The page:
The dust has now settled on the Dairy Open Day 2021 at Moorepark in Co. Cork, and now is a good time to reflect on what we learned.
Teagasc did not reveal any groundbreaking new research that is going to solve all the issues facing the Irish dairy sector.
Instead, it was very much about ‘back to the basics’ and getting the simple things right.
We learnt that Irish dairy farmers have one of the lowest carbon footprints: The Irish dairy sector carbon footprint is at 0.99kg C02/kg FPCM (kg of carbon dioxide equivalents/kg of fat and protein corrected milk).
If you are involved in the Irish dairy sector and have not heard ‘clover’ mentioned, you have done very well.
Clover was once again one of the main topics of discussion at the dairy open day, with the environmental, production and economic benefits of it highlighted once more.
On more than one occasion at the event, it was noted how clover can reduce the need for chemical nitrogen (N), particularly from June onwards.
It was also noted that once managed correctly, this reduced N application had very little impact on growth rates of these swards.
One of the demonstrations attendees would have seen at Moorepark was the clover growth trails – Teagasc advisors showed the growth rates from two clover swards.
Each plot was divided into a high-N and low-N plot. The high-N areas received 20 units of N/ac, with the low-N areas receiving 10 units of N/ac from June onwards per round.
The trail clearly shows that less chemical N is required to grow the same amount of grass in a clover sward.
It also shows that the extra fertiliser used was wasted as no extra grass is grown in the high N plots.
Irish dairy farms have seen an improvement in profitability post quota from €773/ha to €1,429/ha.
The utilisation of pasture is going to be key in improving farm profitability and reaching Teagasc’s target of €2,452.
Speaking at the event, Dr. John Patton stated that: “60% of the improved margin has come from technical improvements and not just numbers.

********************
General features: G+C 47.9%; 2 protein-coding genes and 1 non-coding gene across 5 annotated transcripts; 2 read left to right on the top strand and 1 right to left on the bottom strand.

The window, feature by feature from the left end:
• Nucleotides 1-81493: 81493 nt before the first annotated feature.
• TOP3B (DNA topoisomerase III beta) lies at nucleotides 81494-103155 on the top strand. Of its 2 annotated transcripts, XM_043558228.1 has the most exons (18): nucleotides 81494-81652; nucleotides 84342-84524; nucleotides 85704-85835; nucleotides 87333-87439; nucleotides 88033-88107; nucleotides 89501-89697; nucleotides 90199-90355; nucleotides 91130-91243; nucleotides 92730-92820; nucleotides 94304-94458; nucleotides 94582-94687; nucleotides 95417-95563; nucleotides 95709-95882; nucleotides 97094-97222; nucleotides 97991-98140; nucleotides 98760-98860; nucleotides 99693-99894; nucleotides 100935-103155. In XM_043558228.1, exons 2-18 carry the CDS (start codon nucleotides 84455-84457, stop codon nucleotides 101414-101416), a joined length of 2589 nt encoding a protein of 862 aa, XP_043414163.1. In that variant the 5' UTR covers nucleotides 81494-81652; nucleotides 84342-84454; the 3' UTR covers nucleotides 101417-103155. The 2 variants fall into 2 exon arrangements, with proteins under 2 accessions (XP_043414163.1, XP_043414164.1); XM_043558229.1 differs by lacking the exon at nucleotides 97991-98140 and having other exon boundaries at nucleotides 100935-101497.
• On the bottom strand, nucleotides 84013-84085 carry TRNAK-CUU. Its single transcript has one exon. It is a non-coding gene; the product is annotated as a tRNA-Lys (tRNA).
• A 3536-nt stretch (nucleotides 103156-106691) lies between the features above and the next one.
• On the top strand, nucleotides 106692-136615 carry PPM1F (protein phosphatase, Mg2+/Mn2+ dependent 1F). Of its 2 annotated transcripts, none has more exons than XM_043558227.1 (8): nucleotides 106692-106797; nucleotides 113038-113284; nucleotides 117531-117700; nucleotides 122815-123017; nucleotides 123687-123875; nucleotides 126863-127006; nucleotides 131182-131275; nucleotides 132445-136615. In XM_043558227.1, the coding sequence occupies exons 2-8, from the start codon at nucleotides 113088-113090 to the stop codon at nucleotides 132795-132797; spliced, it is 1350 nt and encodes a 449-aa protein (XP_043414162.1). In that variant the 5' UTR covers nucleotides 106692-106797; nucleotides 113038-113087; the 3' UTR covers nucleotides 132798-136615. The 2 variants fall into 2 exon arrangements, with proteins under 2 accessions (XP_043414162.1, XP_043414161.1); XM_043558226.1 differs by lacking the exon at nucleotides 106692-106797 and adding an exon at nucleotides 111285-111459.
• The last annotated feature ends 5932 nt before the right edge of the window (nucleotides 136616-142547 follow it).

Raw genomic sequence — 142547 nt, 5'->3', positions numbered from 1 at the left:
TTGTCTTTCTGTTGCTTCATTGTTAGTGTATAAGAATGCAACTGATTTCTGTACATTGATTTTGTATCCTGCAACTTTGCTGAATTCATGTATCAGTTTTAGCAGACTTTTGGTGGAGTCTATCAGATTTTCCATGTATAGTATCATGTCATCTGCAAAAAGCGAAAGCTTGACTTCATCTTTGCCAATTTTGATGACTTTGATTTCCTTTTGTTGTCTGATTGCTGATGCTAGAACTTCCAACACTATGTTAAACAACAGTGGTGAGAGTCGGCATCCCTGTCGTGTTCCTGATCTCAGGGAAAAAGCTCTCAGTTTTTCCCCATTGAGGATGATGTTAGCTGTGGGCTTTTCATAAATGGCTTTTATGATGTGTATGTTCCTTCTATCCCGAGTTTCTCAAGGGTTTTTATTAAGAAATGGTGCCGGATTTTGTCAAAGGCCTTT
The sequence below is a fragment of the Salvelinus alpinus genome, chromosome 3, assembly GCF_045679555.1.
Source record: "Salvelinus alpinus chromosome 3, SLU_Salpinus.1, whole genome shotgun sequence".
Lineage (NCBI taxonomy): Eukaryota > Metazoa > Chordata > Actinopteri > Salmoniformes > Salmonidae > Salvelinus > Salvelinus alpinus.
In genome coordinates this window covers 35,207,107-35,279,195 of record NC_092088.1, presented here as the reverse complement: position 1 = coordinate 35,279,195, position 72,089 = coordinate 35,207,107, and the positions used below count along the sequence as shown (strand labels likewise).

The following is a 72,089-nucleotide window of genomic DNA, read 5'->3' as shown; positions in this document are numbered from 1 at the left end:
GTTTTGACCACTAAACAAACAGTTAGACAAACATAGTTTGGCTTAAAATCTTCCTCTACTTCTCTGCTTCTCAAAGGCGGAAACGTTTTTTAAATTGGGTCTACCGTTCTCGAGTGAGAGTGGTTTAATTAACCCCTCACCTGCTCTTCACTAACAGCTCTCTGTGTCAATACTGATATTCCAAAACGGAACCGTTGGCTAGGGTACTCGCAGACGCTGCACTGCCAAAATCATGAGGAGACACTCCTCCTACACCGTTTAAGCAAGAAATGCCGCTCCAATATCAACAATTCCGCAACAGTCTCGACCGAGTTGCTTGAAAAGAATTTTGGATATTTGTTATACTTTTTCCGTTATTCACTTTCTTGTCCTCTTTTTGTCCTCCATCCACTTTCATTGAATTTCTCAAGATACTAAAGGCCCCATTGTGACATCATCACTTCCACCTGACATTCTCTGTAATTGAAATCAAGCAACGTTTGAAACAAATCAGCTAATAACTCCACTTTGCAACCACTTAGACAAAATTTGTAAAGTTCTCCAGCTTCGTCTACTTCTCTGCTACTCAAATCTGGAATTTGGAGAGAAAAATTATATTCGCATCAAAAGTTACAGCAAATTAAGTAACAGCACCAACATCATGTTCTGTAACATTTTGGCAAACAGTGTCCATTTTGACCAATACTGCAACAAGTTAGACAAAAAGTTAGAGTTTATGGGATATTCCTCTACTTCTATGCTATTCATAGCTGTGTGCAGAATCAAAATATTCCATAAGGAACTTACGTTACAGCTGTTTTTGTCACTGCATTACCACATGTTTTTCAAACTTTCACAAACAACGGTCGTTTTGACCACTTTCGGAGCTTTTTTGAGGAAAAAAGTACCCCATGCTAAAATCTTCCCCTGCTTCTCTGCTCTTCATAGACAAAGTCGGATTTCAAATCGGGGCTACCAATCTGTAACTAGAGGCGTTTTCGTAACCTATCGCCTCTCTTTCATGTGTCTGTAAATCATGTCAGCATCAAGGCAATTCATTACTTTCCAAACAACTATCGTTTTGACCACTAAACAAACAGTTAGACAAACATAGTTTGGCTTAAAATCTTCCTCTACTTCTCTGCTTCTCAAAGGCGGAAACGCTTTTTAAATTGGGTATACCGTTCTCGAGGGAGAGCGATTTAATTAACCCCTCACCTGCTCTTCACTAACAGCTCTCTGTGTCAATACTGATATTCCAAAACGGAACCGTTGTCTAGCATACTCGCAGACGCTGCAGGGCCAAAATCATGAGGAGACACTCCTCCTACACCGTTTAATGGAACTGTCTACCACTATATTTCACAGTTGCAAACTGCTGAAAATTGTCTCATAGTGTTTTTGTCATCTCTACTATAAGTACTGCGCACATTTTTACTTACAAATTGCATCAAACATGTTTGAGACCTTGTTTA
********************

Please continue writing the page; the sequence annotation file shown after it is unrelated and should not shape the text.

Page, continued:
“Getting better has been more important than getting bigger, and that is likely to continue into the future.”
The increased use of sexed semen within the national herd will see a dramatic change to the calf crop from the national herd.
Instead of beef calves accounting for 46% of births of the dairy herd, they may account for as high as 70%.
This would replace the majority of male dairy calves, with higher value beef-sired calves.
We have relied on exports to reduce calf numbers in the country, with the majority of exported calves being male dairy calves.
The increased use of sexed semen is great, but what will happen to all these extra calves? Who is going to buy these calves?
Will sexed semen solve the calf issue or just change the breed from dairy to beef?
In summary, using clover in swards is going to become more important on dairy farms.
Chemical N is expensive and with Yara announcing a 40% reduction in European production, you would expect that it may increase further.
Dairy farming is quite profitable, with further increases in profitability possible through further technical improvements and pasture utilisation.
Sexed semen usage is also expected to increase, with Sexing Technologies opening their lab in Moorepark.
This will have a major impact on the calf crop from the dairy herd as 70% of the calves will now be beef-sired calves.